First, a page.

For Immediate Release
Contact: Robert Hughes
202-483-5700 or 703-527-0237
WASHINGTON, D.C., JULY 9 -- The United States Attorney in Philadelphia filed a criminal indictment against Russell Pritchard, III on March 15 charging that he had fraudulently appraised Civil War items. One of Pritchards co-defendants pleaded guilty on May 15 to two charges of fraud and two of perjury.
On January 3, D.C. Superior Court Judge William M. Jackson had refused to allow the deposition of Mr. Pritchard in a civil case against the Confederate Memorial Association (CMA) involving another of Pritchards appraisals. Lawyers for Vicki Heilig of the National Association of Securities Dealers, who had bought the action against the CMA on behalf of herself and the United Daughters of the Confederacy, contended that they would not produce Mr. Pritchard "unless the judge orders us to."
John Edward Hurley, president of the Confederate Memorial Association, said that Judge Jackson must have known of the impending indictment because his wife, Susan Sinclaire, works at the U.S. Justice Department in the Office of Domestic Terrorism and Violent Crime. "For a judge to take the unusual step of denying the deposition of an individual who was currently being investigated by the FBI is strange to say the least," Hurley said, "and would certainly indicate a probability that the judge had prior knowledge."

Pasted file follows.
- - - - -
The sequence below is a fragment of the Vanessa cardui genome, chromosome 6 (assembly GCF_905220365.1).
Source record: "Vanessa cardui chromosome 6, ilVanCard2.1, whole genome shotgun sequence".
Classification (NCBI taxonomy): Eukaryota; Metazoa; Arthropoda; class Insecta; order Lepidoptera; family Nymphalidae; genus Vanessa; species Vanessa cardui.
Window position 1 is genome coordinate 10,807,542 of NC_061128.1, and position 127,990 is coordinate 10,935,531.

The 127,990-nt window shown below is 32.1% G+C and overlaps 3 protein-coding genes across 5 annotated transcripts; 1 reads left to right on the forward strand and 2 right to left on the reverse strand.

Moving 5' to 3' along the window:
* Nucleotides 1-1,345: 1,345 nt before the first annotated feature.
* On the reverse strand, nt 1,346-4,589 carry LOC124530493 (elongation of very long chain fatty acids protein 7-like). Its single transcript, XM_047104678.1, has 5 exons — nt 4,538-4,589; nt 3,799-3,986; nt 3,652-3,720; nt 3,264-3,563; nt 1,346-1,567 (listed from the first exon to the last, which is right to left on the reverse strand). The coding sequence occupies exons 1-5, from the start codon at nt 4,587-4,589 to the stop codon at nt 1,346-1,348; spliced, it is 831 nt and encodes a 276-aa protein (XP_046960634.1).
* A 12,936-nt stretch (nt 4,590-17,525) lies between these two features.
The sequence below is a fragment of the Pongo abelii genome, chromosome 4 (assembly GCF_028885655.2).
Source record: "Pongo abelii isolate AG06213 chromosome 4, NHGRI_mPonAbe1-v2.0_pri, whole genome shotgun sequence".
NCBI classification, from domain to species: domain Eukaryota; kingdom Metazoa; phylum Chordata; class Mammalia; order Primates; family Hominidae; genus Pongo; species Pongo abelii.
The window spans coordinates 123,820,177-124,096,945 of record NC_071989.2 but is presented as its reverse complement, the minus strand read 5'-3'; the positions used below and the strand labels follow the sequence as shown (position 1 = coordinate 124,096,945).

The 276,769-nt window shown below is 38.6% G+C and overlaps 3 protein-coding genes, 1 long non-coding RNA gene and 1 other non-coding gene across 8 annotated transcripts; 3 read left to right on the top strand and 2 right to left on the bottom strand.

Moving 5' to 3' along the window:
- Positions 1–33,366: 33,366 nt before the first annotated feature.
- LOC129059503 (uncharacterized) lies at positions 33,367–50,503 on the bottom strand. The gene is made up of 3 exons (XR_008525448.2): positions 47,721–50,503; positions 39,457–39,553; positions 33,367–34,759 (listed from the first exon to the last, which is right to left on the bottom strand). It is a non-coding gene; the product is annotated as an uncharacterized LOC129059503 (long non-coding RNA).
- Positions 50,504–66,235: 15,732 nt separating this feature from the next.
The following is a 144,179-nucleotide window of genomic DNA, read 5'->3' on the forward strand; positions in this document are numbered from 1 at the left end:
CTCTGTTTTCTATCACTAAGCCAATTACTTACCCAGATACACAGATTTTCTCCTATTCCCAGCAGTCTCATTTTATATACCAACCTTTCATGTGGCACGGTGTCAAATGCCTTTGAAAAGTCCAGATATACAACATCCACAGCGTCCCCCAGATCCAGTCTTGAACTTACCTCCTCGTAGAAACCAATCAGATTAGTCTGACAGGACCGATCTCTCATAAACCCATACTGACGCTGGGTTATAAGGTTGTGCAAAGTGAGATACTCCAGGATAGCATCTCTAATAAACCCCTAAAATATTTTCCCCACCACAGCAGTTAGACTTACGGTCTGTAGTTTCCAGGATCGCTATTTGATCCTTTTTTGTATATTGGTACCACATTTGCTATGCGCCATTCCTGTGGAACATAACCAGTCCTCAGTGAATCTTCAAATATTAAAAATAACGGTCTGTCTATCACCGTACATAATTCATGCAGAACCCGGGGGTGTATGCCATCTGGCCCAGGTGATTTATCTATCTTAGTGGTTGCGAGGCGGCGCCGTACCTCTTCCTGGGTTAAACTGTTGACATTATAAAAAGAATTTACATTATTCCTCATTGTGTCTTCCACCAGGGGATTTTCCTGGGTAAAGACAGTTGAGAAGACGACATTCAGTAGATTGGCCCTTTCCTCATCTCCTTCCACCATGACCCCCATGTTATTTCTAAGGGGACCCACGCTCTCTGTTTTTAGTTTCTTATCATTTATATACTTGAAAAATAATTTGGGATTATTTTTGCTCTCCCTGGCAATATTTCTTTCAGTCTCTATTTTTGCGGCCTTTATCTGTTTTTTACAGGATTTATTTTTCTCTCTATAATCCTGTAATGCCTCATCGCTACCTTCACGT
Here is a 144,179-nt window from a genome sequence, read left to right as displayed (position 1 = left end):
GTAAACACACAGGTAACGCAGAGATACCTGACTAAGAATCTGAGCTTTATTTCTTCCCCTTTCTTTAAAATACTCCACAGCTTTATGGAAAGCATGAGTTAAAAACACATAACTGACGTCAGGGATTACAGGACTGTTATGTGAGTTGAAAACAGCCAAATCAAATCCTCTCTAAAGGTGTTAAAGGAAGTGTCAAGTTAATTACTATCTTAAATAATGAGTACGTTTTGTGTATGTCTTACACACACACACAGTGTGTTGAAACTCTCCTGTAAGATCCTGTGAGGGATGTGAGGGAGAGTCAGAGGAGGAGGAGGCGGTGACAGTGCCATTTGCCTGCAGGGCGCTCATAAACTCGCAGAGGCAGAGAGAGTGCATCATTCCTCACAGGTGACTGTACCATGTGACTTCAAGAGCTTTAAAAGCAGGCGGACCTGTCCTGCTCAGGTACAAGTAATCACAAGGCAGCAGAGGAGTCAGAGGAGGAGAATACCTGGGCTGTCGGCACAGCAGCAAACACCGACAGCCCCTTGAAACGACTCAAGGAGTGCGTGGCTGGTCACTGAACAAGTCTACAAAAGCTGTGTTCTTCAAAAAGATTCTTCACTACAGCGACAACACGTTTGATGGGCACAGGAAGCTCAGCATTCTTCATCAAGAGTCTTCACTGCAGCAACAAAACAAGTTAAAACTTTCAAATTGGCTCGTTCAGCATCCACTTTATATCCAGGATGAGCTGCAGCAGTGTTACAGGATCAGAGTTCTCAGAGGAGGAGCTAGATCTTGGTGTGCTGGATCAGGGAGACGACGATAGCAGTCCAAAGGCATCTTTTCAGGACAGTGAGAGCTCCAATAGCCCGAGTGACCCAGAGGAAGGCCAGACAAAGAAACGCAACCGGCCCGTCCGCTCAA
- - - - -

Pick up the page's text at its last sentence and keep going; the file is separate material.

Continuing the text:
Hurley said that Pritchard had valued a Confederate flag at $25,000 without having seen the flag. Heiligs other expert witness, Thomas Weschler, senior vice president of Adam Weschler & Sons of Washington, D.C. whose deposition was also denied by Judge Jackson, had based all his appraisals in the CMA case on photographs. Both expert witness evaluations resulted in the transfer of $107, 000 from the CMA bank account without a court order. In addition, Hurley believes that Heiligs sworn claim of $400,000 in expenses is untrue.
Pritchard has been charged in the indictment with multiple charges of fraud, making a false statement and witness tampering, all charges that Hurley said he intended to prove in his $5 million civil action against Heilig and "her co-conspirators."
Pritchards fraudulent appraisals came to light after George Pickett, V filed a civil suit claiming that Pritchard had defrauded him out of $800,000 for items that belonged to his progenitor, Confederate General George Pickett of "Picketts Charge."
If convicted, Russell Pritchard, III faces 130 years in prison and up to $5 million in fines.